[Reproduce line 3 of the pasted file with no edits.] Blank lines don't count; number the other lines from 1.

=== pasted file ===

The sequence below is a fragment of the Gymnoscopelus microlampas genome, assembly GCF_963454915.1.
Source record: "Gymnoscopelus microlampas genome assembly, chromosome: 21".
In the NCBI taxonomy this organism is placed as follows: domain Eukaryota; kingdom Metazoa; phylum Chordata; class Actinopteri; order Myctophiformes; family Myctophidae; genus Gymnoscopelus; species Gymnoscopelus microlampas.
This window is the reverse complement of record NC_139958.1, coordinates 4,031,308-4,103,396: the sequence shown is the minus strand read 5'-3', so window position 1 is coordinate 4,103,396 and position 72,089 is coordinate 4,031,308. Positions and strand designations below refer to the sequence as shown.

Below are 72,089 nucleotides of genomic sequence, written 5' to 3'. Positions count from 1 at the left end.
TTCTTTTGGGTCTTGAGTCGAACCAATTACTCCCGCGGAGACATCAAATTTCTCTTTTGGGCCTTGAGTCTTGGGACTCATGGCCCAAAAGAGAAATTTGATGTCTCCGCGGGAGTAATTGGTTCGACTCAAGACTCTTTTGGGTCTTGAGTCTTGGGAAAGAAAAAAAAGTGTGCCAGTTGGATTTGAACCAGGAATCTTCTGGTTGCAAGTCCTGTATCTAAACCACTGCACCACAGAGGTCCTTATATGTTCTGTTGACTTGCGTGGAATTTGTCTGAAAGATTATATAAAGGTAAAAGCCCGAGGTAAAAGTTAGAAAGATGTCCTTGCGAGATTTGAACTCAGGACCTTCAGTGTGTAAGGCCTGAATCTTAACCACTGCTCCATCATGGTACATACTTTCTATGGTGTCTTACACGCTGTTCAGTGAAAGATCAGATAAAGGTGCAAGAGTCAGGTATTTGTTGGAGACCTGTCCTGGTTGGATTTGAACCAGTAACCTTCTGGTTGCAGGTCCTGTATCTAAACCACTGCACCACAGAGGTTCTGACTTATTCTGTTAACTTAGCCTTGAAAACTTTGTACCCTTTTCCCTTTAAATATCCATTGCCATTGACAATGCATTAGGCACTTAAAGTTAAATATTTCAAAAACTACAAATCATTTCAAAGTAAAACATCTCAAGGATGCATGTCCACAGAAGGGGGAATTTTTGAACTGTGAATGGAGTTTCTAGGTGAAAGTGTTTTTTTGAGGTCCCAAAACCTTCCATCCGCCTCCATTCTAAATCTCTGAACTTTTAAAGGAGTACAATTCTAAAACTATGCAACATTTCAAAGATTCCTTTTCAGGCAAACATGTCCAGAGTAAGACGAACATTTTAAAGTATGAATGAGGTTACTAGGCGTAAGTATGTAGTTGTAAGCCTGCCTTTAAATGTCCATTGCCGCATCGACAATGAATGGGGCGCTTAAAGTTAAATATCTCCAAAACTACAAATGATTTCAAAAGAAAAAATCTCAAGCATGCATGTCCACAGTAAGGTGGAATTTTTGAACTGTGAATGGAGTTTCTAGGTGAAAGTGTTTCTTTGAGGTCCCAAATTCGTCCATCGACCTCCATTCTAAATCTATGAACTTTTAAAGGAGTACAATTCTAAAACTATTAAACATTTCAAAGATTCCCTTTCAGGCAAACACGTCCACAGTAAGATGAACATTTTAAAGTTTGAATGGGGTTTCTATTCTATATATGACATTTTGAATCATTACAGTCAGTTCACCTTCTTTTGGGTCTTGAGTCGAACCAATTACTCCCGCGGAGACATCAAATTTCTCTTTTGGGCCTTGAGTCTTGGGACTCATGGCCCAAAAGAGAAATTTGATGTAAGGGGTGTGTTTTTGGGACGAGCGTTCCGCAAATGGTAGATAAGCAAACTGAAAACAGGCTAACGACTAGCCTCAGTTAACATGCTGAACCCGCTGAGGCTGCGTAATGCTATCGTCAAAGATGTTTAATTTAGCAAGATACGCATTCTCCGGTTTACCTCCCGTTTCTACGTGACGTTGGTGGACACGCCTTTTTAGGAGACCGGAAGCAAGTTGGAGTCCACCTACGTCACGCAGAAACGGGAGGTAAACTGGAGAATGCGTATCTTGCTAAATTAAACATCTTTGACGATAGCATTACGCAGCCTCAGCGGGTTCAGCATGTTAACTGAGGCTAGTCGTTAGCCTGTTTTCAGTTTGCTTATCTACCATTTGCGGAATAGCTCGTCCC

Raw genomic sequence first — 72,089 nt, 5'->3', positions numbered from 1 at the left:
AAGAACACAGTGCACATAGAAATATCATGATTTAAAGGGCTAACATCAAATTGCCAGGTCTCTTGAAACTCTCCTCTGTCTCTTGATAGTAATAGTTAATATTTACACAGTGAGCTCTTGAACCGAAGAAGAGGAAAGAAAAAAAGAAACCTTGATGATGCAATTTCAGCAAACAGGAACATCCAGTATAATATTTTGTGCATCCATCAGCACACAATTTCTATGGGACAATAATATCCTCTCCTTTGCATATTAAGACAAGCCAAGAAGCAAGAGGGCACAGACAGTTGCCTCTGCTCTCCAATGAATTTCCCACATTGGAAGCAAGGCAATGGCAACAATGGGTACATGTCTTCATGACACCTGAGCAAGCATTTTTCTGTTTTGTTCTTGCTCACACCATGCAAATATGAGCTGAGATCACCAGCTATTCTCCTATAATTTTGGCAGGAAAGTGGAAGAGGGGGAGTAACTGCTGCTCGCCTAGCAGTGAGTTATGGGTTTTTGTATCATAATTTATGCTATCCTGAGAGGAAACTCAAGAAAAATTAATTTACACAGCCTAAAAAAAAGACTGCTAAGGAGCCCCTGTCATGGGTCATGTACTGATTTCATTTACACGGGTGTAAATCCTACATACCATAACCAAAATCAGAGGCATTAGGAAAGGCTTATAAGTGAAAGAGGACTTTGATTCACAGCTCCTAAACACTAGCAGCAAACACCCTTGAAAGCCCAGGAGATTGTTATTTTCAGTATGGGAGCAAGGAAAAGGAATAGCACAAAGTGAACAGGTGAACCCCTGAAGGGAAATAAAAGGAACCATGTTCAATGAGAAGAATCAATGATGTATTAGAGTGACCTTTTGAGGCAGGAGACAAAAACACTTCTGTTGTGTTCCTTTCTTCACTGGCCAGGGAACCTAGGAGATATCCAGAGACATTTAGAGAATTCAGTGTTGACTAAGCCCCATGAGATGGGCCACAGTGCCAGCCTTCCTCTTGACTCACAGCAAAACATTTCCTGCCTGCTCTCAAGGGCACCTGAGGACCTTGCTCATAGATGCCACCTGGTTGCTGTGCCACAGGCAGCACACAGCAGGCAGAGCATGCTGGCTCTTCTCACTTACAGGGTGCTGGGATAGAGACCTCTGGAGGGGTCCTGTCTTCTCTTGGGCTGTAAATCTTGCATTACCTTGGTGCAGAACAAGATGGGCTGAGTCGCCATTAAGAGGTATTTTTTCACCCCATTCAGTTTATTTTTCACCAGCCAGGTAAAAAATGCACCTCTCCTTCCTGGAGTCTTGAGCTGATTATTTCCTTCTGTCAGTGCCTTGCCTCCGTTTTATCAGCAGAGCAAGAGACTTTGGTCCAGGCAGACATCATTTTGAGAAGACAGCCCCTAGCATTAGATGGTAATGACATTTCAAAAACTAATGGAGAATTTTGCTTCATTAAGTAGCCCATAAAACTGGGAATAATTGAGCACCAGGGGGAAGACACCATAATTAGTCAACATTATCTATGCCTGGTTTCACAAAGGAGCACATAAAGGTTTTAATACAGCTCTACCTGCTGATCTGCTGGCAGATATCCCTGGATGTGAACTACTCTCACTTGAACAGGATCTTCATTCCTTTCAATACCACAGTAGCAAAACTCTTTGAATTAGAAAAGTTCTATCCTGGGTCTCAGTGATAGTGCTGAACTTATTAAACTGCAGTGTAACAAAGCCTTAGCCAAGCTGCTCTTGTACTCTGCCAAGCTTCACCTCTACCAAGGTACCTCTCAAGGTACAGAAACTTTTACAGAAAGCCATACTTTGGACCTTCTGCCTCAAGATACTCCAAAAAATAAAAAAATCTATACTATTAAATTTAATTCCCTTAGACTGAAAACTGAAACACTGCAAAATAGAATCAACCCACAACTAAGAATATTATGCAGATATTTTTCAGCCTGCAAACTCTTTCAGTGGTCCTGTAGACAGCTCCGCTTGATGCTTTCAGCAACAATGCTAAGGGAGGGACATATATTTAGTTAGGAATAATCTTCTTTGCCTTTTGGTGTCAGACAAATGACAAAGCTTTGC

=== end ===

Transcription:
In the NCBI taxonomy this organism is placed as follows: domain Eukaryota; kingdom Metazoa; phylum Chordata; class Actinopteri; order Myctophiformes; family Myctophidae; genus Gymnoscopelus; species Gymnoscopelus microlampas.